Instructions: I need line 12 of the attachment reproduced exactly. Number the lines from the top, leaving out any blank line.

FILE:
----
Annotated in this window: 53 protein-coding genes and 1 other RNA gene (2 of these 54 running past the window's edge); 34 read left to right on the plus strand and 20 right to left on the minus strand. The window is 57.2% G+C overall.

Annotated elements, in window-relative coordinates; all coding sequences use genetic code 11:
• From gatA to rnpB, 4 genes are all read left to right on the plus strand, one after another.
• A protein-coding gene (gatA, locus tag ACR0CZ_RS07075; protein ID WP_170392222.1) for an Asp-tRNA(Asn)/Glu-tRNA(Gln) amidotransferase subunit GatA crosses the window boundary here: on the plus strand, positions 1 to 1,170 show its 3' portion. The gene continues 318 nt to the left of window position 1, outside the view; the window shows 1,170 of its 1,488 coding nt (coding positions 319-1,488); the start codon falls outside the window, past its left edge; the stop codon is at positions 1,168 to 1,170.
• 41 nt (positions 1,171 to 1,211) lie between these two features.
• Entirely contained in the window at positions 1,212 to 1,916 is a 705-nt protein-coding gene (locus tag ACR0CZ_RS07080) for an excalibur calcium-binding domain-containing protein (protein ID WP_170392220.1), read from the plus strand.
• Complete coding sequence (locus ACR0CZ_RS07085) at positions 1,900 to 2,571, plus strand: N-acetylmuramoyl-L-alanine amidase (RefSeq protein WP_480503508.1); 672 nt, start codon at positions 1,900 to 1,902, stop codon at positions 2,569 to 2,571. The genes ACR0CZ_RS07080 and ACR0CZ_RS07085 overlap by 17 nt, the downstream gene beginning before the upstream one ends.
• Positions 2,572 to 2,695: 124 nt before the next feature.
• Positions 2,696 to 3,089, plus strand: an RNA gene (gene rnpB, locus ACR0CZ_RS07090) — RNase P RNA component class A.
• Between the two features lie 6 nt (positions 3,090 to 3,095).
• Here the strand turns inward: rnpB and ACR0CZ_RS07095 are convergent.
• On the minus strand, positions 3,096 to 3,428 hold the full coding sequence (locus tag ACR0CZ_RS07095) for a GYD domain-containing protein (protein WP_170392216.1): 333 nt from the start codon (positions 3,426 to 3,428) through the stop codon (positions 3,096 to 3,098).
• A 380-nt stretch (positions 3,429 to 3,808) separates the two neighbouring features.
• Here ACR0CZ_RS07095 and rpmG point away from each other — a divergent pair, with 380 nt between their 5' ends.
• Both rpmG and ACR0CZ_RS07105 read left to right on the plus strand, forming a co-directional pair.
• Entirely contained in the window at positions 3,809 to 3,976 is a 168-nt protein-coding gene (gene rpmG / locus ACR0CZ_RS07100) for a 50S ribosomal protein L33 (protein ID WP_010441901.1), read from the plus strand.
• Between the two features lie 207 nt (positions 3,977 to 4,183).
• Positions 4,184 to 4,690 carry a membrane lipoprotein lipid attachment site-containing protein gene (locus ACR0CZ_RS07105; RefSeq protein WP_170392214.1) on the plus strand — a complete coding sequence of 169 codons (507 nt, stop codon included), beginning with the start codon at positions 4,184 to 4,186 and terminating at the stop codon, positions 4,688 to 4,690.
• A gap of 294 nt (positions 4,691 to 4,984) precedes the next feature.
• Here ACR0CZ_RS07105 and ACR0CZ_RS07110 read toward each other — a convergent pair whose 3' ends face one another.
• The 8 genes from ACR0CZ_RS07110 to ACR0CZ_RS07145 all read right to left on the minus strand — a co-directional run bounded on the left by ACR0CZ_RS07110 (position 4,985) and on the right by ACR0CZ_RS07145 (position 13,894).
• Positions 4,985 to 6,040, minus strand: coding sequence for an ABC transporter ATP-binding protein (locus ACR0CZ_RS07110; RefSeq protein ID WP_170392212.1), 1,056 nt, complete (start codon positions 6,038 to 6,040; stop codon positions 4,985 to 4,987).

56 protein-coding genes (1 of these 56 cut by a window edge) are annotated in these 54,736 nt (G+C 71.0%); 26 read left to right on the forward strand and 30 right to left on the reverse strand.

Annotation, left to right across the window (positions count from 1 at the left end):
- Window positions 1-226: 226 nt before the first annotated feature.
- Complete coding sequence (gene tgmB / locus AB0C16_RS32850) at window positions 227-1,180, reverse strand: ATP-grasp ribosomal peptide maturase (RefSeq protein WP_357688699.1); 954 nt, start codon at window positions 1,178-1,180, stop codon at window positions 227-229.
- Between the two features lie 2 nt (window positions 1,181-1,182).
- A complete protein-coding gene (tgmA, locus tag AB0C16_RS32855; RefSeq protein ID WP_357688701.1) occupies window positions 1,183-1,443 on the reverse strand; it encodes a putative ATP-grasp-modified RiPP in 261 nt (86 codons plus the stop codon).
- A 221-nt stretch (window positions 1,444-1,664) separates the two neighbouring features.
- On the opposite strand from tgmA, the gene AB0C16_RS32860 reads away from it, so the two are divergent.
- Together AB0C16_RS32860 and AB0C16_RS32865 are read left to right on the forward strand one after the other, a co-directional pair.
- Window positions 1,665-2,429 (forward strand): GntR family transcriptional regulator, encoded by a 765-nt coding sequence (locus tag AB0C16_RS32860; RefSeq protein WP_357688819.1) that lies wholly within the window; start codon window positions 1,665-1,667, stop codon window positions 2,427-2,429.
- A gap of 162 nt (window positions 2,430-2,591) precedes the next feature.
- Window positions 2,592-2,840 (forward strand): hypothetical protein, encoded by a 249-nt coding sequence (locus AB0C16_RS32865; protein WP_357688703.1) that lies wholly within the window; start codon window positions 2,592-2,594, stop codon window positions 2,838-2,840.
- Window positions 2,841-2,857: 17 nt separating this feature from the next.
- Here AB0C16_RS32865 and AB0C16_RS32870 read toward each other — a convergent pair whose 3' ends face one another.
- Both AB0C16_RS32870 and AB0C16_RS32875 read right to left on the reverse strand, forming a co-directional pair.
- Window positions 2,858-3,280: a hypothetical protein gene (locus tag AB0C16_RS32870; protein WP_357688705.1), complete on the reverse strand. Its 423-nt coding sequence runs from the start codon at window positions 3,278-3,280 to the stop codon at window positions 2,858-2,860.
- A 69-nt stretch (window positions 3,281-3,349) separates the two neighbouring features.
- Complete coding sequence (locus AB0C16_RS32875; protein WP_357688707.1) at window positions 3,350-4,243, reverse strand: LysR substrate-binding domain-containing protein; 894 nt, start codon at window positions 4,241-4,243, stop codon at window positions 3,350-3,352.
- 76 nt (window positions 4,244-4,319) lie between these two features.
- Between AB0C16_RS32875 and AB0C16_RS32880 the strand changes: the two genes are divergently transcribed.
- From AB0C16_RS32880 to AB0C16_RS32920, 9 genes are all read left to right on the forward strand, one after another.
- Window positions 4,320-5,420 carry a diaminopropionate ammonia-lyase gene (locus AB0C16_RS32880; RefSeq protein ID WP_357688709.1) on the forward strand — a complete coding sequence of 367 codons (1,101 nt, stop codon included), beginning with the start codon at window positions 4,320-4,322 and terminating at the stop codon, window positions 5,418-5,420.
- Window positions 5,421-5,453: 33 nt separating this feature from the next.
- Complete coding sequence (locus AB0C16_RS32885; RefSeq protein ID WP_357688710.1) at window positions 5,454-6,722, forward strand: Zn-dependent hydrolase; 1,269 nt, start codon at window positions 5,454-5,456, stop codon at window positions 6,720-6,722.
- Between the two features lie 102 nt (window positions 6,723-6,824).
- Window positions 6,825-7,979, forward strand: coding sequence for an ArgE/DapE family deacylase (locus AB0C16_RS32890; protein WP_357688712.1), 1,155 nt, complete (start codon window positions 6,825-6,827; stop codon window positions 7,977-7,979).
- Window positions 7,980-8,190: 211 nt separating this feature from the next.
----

• On the minus strand, positions 3,096 to 3,428 hold the full coding sequence (locus tag ACR0CZ_RS07095) for a GYD domain-containing protein (protein WP_170392216.1): 333 nt from the start codon (positions 3,426 to 3,428) through the stop codon (positions 3,096 to 3,098).